Short answer: It is NOT safe to use WhatsApp to send patient data. But can something be done to make is more secure? Why yes, I'm glad you asked. Before answering how, let's look at the problem.
What's Happening Now
Anecdotal evidence suggests many doctors worldwide are using WhatsApp to share messages, and images with other physicians. In the UK the use of WhatsApp is now ubiquitous in NHS hospitals.
The Nine Big Issues
If you use the default camera in WhatsApp (or use the default camera app and import a photo into WhatsApp) it is near impossible to not breach privacy regulations.
- Consent. There is no documentation of consent.
- Not HIPAA compliant. In the US, where patient data is protected under the "Health Insurance Portability and Accountability Act of 1996", WhatsApp isn't considered "HIPAA compliant".
- Data sovereignty. WhatsApp is owned by Facebook, a US company. Paraphrasing regulations, most countries state that patient data should not travel internationally if it can be accessed without knowledge by a foreign entity. Cough, "Snowden".
- Stored in gallery By default, WhatsApp automatically saves all photos you receive into your phone gallery! On iOS it is easy to change the setting to prevent this. On Android it is ridiculously hard - you have to download another app to do it! Photos in the gallery are often auto uploaded to Apple or Google's servers. Again, the patient data may travel outside of your country.
- Photos not de-identified. De-identifying photos aren't/can't be done properly. Metadata still remains in the photos.
- No control over sent photos. In theory, you should instruct the recipient to delete photos after they have been viewed. Invariably, this is not done. See the How do I delete patient photos I have stored in my photos? FAQ for instructions.
- Removing photos not done. You have to remove images from the WhatsApp conversation. Although possible, this is rather impractical. See instructions for removing images from Whats App in our FAQs.
- Data accessible if a phone is lost. Clinical photos may be accessible if you lose your phone.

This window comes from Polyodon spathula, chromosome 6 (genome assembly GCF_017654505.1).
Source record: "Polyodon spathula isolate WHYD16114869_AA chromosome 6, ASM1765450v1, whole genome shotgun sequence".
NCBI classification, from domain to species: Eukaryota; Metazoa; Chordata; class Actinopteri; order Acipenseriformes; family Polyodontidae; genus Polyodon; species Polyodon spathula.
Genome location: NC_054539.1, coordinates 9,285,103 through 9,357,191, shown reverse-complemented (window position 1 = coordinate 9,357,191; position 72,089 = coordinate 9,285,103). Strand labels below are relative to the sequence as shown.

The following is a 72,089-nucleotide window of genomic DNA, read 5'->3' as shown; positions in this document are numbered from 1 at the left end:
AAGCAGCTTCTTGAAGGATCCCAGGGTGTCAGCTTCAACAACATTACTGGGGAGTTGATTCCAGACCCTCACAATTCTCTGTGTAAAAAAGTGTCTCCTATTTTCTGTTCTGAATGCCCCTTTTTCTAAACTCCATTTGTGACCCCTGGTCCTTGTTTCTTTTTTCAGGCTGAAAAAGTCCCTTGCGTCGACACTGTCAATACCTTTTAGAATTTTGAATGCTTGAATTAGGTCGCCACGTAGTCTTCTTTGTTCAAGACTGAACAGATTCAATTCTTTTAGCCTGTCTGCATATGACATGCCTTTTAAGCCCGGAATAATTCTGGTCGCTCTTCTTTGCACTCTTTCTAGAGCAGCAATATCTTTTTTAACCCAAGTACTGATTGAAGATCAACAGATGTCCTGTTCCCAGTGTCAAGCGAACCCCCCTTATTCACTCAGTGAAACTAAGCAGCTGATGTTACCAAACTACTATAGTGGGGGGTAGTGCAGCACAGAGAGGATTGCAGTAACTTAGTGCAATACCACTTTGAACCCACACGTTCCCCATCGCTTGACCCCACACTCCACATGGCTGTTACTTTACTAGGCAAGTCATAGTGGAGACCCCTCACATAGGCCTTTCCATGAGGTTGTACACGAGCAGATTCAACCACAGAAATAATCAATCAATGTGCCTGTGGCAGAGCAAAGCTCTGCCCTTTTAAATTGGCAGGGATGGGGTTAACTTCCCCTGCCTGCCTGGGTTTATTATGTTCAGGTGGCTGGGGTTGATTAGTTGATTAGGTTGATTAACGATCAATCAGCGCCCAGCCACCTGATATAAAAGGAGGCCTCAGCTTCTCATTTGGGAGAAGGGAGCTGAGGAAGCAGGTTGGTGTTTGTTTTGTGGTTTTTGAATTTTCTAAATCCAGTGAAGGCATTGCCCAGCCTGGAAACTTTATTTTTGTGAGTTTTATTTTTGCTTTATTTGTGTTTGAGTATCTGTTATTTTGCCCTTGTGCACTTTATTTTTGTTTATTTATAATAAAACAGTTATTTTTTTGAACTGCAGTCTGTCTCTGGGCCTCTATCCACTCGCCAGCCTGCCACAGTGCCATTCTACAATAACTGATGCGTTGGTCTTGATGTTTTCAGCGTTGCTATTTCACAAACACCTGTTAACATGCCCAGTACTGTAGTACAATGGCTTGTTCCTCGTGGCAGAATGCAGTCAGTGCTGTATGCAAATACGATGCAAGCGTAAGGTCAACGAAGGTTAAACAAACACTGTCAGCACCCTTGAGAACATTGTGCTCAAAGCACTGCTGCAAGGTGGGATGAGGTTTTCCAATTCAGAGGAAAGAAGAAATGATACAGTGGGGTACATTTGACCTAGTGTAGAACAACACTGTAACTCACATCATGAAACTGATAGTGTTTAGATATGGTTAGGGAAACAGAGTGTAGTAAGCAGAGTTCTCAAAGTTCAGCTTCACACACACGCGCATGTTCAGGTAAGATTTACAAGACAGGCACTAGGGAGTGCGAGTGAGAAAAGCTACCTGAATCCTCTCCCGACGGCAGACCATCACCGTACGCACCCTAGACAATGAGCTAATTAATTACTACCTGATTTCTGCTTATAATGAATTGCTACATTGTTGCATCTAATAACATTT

- Questions over encryption. There is a question about the encryption used. In 2017, a security vulnerability exposed the data of millions of users. Although quickly patched; it's still a cause for concern. WhatsApp uses end-to-end encryption which is good, but this isn't the holy grail of security.
Given the afore-stated reasons, we strongly suggest that you do not use WhatsApp for sharing patient data. The NHS echoes this advice. "Whatever the other merits of WhatsApp, it should never be used for the sending of information in the professional healthcare environment."
Securing WhatsApp using PicSafe
PicSafe has just released an update (version 2.5) that allows reports to be shared via WhatsApp. Using PicSafe bypasses all the issues above and keeps patient data encrypted at all times. Here is how it works.
- A doctor takes a patient photo using PicSafe. As normal, they enter the patient's details and get the patients consent.
- Just above the "Send" button, there is a "Send to" row. Tap that and, you are given the option of selecting "WhatsApp".
- Upon pressing "Send", the app encrypts the report into a .picsafe file and uploads it to one of our temporary storage servers. We have servers in Australia, Canada, Germany, Ireland, the UK, and the USA. If you are in one of those countries, it will use that server. If you are in any other EU country, it will use the German server.
- The storage server returns a link (URL) that can be used to fetch the report.
- The PicSafe App opens WhatsApp and asks the user to select the recipient.
- A message is pre-populated with the link and a short message.
- When the doctor sends the message, the data is removed from their phone.
- When the recipient gets the message, they will be prompted to download PicSafe and sign up (if they have not done so already).
- When they click on the link, it will open the PicSafe app and start downloading the report.
- Once downloaded, the app will fetch a key to decrypt the report (the recipient must be logged in to PicSafe to do this so we can verify they are whom they say they are).
- The report will then be visible in PicSafe.
Under this scenario, using PicSafe:
- No data is stored on the senders' phone.
- No data is stored on the recipients' phone.
- No patient data is stored on WhatsApp/Facebooks server.
- If the sender and recipient are both in either Australia, Canada, Germany, Ireland, the UK, or the USA, then not patient data travels internationally.